Pages Menu

Categories Menu

Posted on Oct 1, 2012 in Electronic Games

Total War Shogun and Samurai Blood Show – Review of 2 iPad Games

By Anthony Micari

Total War: Shogun and Samurai Blood Show. iPad games review. Publisher, Sega. $4.99 (Total War), $3.99 (Samurai Blood Show)

With the announcement of Microsoft’s new tablet, Surface, every armchair general’s dream of taking a game like Crusader Kings 2 or Total War: Shogun 2 on the go may soon be reality. While I’ll leave the practicality of playing such complex games on a tablet open to question, for now gamers can content themselves with some recent iPad offerings. Surprisingly, Sega has been among those leading the charge, publishing casual games that can still satisfy grognards. Two of those are Total War: Shogun and Samurai Blood Show.

Creative Assembly’s Total War: Shogun is the most high-profile game. A complete departure in gameplay from its PC forebear, this portable offering is a strategy game with some unusual rules. Played on a hex grid in real time, the objective in each level is to kill the enemy general on the opposite side of the screen by sending units out from your home base. This is not unlike the "castle defense" genre many iPad gamers are already familiar with.

A couple of limitations mean players must think ahead. For one, there are several resources—gold, wood, iron, and faith—that slowly accrue once you have their corresponding structures built. Each unit requires a different mix of resources. Once your unit is given its marching orders, it can only be moved up or down the hex grid one row at a time or halted, and cannot be turned back. No retreats mean even your powerful cavalry could be tripped up by enemy pikemen sent out by the enemy just moments after. But units like archers, riflemen, and cannons can fire in a straight row across several hexes, and thus can intercept enemy units to protect your own.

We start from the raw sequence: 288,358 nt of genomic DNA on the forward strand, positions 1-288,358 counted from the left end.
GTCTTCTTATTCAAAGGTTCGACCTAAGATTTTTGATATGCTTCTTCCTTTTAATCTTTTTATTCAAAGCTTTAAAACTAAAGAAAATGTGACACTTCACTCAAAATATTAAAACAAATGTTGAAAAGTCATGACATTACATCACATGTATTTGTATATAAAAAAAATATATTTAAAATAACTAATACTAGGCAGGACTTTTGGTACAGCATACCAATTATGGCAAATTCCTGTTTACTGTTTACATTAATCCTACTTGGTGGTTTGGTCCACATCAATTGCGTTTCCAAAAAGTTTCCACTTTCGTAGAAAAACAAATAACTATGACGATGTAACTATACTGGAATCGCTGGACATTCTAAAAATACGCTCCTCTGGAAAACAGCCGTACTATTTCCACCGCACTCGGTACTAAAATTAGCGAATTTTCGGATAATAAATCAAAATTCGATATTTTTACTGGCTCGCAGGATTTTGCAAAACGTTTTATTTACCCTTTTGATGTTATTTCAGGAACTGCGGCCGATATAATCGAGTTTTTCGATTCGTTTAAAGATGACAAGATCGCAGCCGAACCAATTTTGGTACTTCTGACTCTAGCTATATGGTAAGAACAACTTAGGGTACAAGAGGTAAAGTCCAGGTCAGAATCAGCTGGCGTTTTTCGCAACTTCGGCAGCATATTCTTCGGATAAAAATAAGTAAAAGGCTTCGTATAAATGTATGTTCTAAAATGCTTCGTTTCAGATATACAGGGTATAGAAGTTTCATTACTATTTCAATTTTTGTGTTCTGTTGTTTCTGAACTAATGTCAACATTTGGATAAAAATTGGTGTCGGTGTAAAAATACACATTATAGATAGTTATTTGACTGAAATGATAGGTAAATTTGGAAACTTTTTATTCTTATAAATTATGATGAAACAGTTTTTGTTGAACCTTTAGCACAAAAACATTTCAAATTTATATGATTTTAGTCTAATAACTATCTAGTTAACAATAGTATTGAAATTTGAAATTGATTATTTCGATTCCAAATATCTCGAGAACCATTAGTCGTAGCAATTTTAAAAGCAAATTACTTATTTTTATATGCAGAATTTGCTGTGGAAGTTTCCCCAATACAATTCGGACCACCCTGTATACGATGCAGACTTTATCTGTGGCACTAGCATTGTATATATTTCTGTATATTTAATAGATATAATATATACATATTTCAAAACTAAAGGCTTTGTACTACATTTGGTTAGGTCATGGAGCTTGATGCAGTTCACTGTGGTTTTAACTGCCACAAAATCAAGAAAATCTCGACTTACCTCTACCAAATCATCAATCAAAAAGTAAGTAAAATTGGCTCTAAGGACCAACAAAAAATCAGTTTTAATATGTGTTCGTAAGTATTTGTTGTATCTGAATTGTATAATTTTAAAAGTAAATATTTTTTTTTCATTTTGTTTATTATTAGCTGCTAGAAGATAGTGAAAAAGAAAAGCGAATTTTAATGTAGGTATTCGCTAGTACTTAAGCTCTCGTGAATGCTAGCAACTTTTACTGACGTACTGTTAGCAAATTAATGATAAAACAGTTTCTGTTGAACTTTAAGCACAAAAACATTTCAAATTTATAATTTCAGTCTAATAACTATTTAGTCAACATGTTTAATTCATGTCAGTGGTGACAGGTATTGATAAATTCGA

This is where Total War takes a radical departure from its big brother. Those players expecting a miniature version of the PC version’s campaign map or battles will not find it here. What they will find is a game that uses a strict rock, paper, scissors approach to units and has the feel of a puzzle game wrapped in the trappings of the era. Each mission has a predetermined enemy composition, and it is up to you to figure out what units to use to break through and kill the enemy general or protect against oncoming troops.

Visually, I found the game to be a real treat. The units have excellent animation and the music and sound is solid. Instead of a health bar, damage to units is presented visually, as individual soldiers fall in battle in great death throes. Samurai that stab units may get the sword stuck and require an extra pull to dislodge it. Soldiers fall back dramatically, pierced by an enemy arrow. Hits seem to be landed semi-randomly, so instead of two samurai units always dealing the same amount of damage to each other, an encounter can go either way.